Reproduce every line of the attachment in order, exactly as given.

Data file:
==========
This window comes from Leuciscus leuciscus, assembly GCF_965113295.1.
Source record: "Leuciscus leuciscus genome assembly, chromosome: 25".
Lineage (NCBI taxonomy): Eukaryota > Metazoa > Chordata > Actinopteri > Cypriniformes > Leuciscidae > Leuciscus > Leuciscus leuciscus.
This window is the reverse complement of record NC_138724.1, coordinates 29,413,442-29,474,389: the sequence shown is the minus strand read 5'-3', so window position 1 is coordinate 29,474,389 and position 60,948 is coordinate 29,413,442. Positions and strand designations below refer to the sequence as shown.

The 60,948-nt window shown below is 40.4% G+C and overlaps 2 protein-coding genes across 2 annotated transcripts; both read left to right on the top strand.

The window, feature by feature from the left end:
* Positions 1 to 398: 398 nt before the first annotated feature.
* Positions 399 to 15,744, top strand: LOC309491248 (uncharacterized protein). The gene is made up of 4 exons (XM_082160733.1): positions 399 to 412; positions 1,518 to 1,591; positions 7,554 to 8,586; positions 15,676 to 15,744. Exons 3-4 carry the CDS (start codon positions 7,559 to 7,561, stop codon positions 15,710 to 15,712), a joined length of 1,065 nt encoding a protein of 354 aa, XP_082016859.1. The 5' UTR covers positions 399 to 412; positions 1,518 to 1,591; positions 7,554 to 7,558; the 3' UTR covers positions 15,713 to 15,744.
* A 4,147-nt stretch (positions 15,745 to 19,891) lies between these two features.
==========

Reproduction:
This window comes from Leuciscus leuciscus, assembly GCF_965113295.1.
Source record: "Leuciscus leuciscus genome assembly, chromosome: 25".
Lineage (NCBI taxonomy): Eukaryota > Metazoa > Chordata > Actinopteri > Cypriniformes > Leuciscidae > Leuciscus > Leuciscus leuciscus.
This window is the reverse complement of record NC_138724.1, coordinates 29,413,442-29,474,389: the sequence shown is the minus strand read 5'-3', so window position 1 is coordinate 29,474,389 and position 60,948 is coordinate 29,413,442. Positions and strand designations below refer to the sequence as shown.

The 60,948-nt window shown below is 40.4% G+C and overlaps 2 protein-coding genes across 2 annotated transcripts; both read left to right on the top strand.

The window, feature by feature from the left end:
* Positions 1 to 398: 398 nt before the first annotated feature.
* Positions 399 to 15,744, top strand: LOC309491248 (uncharacterized protein). The gene is made up of 4 exons (XM_082160733.1): positions 399 to 412; positions 1,518 to 1,591; positions 7,554 to 8,586; positions 15,676 to 15,744. Exons 3-4 carry the CDS (start codon positions 7,559 to 7,561, stop codon positions 15,710 to 15,712), a joined length of 1,065 nt encoding a protein of 354 aa, XP_082016859.1. The 5' UTR covers positions 399 to 412; positions 1,518 to 1,591; positions 7,554 to 7,558; the 3' UTR covers positions 15,713 to 15,744.
* A 4,147-nt stretch (positions 15,745 to 19,891) lies between these two features.